Baylor researcher develops biomarker for high-risk colon cancer metastases

Feb. 3, 2015

A new study developed at the Center for Gastrointestinal Cancer Research and the Center for Epigenetics, Cancer Prevention and Cancer Genomics at Baylor Research Institute has discovered unique metastasis-specific microRNA signatures in primary colorectal cancers that could predict prognosis and distant metastasis in colorectal cancer.

The study, recently published in the Journal of the National Cancer Institute, originally identified the need for specific biomarkers that could predict outcomes of colorectal cancer distant metastasis in order for physicians to suggest more effective therapies. It is the second stage in a long-term colorectal cancer study, which first developed a blood test for finding cancer-related microRNA before a tumor develops in the colon.

Results from the study would help determine which colorectal cancer patients have a high risk of developing distant metastases, of which liver metastasis is the most common manifestation. With these findings, oncologists can better predict which patients need more extensive treatment to avoid overtreating—or undertreating—colorectal cancer in patients.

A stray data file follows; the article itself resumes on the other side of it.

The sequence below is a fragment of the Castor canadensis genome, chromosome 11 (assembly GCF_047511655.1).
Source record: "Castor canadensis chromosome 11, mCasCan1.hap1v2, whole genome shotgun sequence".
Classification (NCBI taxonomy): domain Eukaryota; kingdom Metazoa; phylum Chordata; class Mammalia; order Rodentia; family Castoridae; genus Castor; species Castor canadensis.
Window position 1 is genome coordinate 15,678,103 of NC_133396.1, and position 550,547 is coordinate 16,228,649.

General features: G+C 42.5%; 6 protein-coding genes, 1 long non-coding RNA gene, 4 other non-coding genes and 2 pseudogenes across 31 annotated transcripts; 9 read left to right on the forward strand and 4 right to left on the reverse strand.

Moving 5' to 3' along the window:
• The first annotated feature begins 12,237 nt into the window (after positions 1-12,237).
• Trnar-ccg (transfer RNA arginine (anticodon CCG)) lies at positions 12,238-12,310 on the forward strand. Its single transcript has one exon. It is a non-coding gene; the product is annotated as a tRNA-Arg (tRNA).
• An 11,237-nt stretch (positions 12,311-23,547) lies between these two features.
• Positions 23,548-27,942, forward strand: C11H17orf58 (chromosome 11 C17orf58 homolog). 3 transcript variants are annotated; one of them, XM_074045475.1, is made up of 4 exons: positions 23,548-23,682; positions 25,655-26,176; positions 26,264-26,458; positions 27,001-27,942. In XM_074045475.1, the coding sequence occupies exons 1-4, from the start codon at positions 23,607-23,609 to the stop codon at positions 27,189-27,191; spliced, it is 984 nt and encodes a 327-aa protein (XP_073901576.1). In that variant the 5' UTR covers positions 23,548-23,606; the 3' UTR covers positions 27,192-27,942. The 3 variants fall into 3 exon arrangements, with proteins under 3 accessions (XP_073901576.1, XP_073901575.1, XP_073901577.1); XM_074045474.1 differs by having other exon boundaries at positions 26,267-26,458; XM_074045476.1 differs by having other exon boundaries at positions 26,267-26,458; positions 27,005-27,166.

A third phase of the Gastrointestinal Cancer Research Lab’s study is currently underway, and the team hopes to report new findings within the next couple of years. Researchers will take the results from the blood test and metastasis-specific microRNA study to develop markers for identifying different stages of colorectal cancer, as well as which drugs best treat those stages. If the team is successful in finding these markers, the results could help establish individualized treatment—and, ultimately, start treating the right type of cancer with the right type of drug.

Read the full press release on the Baylor website